UNH Center for the Humanities


UNH Professor Documents Music of Cape Breton

Smithsonian Folkways CD Released

By Erika Mantz
UNH News Bureau

March 26, 2002

DURHAM, N.H. -- Smithsonian Folkways Recordings released a CD last month documenting traditional fiddle music from Cape Breton, Nova Scotia, that was compiled, produced and annotated by Burt Feintuch, director of the Center for the Humanities at the University of New Hampshire.

Brenda Stubbert, master fiddler
and composer, and Burt Feintuch.

"The Heart of Cape Breton: Fiddle Music Recorded Live Along the Ceilidh Trail" is the second documentary recording Feintuch, a professor of folklore and a fiddler himself, has done for Smithsonian Folkways. "Northumberland Rant: Traditional Music From the Edge of England" was released in 1999.

"I'm committed to understanding music as a part of community life," Feintuch says, "and I'm very interested in traditional fiddle music, which was once common in many communities throughout North America and Europe. My work in England on the first CD got me interested in Cape Breton. It is an area that was settled by people driven out of Scotland in the 19th century, and parts of it were Gaelic-speaking until just a generation ago. It is a unique area because the music is getting stronger and stronger, against the conventional wisdom in many places that distinctive local musics are often endangered or slipping away. I think that Cape Bretoners can teach us something about the integrity of local culture."

Feintuch researched and wrote the 34-page booklet that accompanies the CD. It documents not only the musicians and their music, but the history of the area and the art form. "I really like the idea of my research reaching a wider public, " Feintuch says.

Pianist Joey Beaton, Burt Feintuch, and fiddler Buddy MacMaster in a hall in Glencoe Mills, where some of the recording for the CD took place.

"As an academic I'm very interested in cultural revival and what causes it. Music is the most public symbol of Cape Breton. It's used to draw tourists, and for better or worse, it's being seen as a way to make money." Natalie MacMaster, whose uncle Buddy is featured on the CD, is an example of a local person who has had great success with the music outside of Cape Breton.

Folkways Recordings was founded by Moses Asch in 1948 to document music, spoken word, instruction and sounds from around the world with little regard for commercial success. It became one of the largest independent record labels in the world with nearly 2,200 albums that never went out of print. In 1987, the Smithsonian Institution acquired the collection when Asch died, with the agreement that nothing be allowed to go out of print. It is now run by a curator and releases about 25 recordings a year, with extensive booklets of interpretive notes.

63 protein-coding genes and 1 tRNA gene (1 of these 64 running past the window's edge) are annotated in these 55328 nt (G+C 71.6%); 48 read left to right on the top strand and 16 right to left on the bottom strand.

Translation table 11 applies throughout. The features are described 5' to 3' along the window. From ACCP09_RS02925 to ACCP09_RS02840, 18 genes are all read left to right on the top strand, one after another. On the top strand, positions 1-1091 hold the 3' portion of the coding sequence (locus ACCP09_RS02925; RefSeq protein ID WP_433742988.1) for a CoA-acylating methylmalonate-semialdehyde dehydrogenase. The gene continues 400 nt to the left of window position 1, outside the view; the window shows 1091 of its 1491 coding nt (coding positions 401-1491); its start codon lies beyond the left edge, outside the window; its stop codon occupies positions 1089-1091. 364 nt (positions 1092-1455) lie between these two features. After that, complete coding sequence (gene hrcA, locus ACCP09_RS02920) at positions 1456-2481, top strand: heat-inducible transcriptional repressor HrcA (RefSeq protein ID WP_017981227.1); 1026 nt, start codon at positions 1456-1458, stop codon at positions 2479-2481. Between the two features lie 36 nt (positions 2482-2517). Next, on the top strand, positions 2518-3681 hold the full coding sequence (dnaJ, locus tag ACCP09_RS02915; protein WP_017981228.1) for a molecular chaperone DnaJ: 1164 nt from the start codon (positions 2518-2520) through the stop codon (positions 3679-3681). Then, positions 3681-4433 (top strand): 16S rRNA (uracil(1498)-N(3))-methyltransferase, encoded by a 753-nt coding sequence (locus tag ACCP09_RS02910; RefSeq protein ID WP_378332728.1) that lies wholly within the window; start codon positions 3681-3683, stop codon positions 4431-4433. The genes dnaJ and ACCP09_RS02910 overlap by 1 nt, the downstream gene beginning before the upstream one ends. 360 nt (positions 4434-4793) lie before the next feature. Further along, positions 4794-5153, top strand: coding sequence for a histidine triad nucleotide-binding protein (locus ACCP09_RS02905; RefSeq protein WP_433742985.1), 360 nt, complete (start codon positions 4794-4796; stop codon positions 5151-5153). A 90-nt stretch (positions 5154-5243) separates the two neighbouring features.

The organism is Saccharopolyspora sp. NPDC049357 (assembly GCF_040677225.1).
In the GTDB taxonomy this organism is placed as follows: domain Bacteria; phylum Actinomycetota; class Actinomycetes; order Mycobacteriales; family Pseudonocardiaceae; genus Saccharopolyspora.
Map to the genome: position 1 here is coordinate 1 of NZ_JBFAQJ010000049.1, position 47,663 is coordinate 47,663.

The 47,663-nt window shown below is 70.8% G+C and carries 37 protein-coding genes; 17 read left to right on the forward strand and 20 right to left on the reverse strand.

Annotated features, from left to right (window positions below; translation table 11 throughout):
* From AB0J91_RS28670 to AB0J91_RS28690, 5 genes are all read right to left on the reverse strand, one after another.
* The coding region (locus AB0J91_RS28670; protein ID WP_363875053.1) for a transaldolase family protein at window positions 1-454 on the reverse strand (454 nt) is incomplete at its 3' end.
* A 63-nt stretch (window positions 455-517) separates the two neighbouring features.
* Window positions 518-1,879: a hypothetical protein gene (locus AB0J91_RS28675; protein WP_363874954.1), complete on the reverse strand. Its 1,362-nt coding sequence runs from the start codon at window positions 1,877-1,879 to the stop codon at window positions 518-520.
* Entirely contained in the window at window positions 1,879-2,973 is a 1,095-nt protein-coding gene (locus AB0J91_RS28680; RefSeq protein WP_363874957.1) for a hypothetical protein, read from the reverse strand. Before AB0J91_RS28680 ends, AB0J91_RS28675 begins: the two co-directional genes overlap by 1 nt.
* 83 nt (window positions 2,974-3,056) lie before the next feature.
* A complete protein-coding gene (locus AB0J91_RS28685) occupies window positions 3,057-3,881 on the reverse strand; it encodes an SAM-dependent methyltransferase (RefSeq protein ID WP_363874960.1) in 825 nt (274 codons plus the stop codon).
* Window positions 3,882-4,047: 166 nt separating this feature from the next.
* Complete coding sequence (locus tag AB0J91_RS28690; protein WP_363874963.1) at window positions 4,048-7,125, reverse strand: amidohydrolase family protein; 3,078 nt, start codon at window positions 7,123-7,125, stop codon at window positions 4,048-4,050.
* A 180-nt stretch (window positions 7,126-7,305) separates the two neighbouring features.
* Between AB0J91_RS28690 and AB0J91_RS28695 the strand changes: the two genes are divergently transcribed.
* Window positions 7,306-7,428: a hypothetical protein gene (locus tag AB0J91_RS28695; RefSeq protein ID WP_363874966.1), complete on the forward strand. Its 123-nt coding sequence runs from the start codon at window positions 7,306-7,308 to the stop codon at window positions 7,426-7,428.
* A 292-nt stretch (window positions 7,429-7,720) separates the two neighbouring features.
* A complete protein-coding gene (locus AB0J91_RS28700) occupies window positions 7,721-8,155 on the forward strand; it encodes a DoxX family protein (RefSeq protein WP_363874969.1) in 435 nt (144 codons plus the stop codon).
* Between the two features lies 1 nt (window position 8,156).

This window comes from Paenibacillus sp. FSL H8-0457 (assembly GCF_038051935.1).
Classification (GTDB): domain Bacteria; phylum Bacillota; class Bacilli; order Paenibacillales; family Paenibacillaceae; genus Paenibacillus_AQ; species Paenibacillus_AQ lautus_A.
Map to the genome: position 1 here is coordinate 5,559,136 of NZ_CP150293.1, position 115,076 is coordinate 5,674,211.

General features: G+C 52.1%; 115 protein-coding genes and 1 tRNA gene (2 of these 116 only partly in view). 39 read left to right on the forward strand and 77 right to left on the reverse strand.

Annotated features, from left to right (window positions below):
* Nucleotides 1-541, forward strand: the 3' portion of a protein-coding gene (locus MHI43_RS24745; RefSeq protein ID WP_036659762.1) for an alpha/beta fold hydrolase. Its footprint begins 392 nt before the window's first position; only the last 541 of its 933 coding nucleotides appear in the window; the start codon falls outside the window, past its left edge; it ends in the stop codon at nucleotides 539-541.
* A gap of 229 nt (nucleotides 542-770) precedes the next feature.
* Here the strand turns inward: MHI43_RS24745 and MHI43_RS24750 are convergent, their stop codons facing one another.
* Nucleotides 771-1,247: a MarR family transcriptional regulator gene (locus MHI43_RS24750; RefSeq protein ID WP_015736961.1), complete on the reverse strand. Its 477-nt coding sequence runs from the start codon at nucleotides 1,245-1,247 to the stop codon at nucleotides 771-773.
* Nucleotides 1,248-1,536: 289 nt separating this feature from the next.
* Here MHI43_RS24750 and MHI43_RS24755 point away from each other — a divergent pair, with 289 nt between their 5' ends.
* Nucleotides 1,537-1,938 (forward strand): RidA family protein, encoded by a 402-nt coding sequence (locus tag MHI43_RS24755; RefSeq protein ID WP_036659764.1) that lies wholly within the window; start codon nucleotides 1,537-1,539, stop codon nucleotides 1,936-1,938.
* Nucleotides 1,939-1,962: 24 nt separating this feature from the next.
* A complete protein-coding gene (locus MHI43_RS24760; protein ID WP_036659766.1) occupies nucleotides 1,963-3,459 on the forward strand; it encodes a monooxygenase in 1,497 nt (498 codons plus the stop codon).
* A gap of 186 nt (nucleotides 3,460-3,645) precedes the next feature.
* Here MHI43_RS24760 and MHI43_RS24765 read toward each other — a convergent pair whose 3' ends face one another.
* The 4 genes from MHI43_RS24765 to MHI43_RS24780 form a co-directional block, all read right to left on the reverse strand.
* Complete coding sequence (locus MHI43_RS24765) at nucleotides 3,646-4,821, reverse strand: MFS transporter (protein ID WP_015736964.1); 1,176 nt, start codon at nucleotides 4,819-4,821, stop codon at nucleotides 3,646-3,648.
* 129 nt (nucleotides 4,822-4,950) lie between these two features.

The music on this CD was recorded in context, at dances and concerts along the Ceilidh Trail, on the western side of Cape Breton Island. Feintuch and Grammy-winning sound engineer Pete Reiniger spent a week during the summer of 2000 recording more than 30 hours of the traditional fiddle music. "This is what the music sounds like when it's being played by real people for real people," Feintuch says.

Feintuch has been doing field recordings since the 1970s when he started his academic career, first in graduate school at the University of Pennsylvania and then in south central Kentucky, where he started work as an assistant professor. He describes his work as ethnographic research, not unlike what journalists do. His recordings are at Western Kentucky University and the Library of Congress, and he also has a few hundred hours in his personal collection. Digitizing those hours is his current project. A lot of the original tape is deteriorating.

"I consider it part of my legacy," Feintuch says of the recordings. "I've been privileged to meet extraordinary artists and hear remarkable music in many local settings such as dance halls, churches and people's houses, and I want to make sure it is still heard 50 years from now."

Feintuch was recently appointed to a new National Recording Preservation Board by the Library of Congress. The board was established by Congress to create national policy for the preservation of culturally, historically and aesthetically significant sound recordings.

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